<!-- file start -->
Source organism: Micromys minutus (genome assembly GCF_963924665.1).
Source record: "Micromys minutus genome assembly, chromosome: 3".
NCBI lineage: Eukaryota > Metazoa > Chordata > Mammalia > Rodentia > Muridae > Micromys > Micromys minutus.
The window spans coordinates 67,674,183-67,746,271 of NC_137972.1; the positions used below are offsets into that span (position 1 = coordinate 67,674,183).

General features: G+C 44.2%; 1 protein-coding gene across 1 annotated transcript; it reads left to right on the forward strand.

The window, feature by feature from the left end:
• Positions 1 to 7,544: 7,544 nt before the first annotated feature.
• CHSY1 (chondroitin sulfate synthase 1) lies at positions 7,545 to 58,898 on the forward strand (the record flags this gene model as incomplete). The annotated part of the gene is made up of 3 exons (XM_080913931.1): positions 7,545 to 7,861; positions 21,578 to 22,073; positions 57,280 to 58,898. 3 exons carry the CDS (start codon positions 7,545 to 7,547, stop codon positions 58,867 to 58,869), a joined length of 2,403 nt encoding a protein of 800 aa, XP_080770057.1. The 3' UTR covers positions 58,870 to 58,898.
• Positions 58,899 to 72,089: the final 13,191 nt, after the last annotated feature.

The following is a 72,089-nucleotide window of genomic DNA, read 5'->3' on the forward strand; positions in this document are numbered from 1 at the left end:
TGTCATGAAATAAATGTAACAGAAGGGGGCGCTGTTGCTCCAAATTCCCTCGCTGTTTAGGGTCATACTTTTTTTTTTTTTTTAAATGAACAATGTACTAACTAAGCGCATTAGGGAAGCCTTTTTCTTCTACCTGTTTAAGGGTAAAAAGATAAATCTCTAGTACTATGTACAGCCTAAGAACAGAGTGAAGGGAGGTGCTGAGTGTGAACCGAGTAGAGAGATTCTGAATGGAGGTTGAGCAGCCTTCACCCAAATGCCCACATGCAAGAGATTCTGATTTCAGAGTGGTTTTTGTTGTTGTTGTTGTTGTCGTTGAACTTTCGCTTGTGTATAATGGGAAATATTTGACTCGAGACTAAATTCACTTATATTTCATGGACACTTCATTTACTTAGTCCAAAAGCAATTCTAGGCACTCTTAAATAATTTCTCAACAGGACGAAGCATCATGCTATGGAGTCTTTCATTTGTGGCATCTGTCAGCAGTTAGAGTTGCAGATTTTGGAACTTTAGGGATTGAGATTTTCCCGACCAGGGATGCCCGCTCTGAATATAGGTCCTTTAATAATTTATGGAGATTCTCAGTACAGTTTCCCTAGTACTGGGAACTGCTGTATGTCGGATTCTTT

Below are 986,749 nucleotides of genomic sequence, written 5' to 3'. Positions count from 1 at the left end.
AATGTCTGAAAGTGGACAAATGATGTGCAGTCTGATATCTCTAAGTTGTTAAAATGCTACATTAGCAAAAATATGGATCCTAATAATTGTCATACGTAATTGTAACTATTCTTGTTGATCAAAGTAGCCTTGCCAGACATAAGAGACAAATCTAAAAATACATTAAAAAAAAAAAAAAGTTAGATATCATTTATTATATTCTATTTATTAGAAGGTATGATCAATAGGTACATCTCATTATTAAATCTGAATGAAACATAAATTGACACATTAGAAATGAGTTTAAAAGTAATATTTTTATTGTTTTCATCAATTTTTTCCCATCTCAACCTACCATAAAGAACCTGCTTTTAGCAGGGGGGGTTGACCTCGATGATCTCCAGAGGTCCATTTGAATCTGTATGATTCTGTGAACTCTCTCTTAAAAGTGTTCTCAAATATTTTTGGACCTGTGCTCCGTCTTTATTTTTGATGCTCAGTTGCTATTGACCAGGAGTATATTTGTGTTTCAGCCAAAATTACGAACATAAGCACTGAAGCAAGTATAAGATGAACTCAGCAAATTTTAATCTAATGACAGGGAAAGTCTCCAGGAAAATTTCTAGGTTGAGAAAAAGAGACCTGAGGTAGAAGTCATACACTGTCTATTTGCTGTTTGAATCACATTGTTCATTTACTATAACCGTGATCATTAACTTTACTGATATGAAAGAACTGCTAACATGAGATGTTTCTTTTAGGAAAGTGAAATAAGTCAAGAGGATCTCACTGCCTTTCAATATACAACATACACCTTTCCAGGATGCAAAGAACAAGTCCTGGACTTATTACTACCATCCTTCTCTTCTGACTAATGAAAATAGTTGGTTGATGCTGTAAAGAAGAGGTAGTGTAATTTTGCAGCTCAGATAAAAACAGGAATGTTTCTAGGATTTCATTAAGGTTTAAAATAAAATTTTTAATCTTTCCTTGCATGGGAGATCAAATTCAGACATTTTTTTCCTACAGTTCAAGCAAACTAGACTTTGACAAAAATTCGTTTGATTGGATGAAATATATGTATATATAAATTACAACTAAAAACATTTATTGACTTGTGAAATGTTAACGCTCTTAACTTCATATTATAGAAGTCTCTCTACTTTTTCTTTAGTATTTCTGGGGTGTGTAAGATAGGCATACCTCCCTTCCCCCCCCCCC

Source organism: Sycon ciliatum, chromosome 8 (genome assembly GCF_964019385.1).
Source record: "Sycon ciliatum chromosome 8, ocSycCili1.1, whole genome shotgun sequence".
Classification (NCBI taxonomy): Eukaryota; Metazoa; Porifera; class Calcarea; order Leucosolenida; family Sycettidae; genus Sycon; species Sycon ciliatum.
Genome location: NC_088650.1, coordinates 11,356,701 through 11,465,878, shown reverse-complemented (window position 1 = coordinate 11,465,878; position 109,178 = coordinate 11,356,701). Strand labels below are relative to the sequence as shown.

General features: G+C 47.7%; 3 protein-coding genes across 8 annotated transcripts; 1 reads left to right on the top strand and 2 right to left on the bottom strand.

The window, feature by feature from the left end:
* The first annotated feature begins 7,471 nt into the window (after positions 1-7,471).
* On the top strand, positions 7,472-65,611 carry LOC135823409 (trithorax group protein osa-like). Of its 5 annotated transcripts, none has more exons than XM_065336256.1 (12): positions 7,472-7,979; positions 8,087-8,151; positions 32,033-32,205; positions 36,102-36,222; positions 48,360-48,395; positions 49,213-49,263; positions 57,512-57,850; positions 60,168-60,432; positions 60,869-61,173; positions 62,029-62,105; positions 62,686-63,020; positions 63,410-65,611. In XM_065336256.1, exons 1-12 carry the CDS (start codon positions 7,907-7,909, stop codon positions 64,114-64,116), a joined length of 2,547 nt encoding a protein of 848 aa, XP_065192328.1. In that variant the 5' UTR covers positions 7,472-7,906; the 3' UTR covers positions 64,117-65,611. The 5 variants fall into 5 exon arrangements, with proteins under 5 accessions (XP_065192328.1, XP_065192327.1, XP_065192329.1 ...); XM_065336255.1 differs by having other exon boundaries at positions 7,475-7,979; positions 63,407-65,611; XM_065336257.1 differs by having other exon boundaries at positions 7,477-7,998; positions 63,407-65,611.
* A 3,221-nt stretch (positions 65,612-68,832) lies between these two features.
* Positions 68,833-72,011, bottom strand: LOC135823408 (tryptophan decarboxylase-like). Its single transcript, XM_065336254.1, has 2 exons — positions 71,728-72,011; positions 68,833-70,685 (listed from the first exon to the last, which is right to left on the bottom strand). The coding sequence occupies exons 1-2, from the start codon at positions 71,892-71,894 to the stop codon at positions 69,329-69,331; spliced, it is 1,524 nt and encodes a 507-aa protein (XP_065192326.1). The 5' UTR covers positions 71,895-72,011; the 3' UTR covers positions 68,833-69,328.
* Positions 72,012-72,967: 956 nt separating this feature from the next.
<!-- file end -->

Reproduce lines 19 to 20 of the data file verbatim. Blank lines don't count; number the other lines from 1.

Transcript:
The window, feature by feature from the left end:
* The first annotated feature begins 7,471 nt into the window (after positions 1-7,471).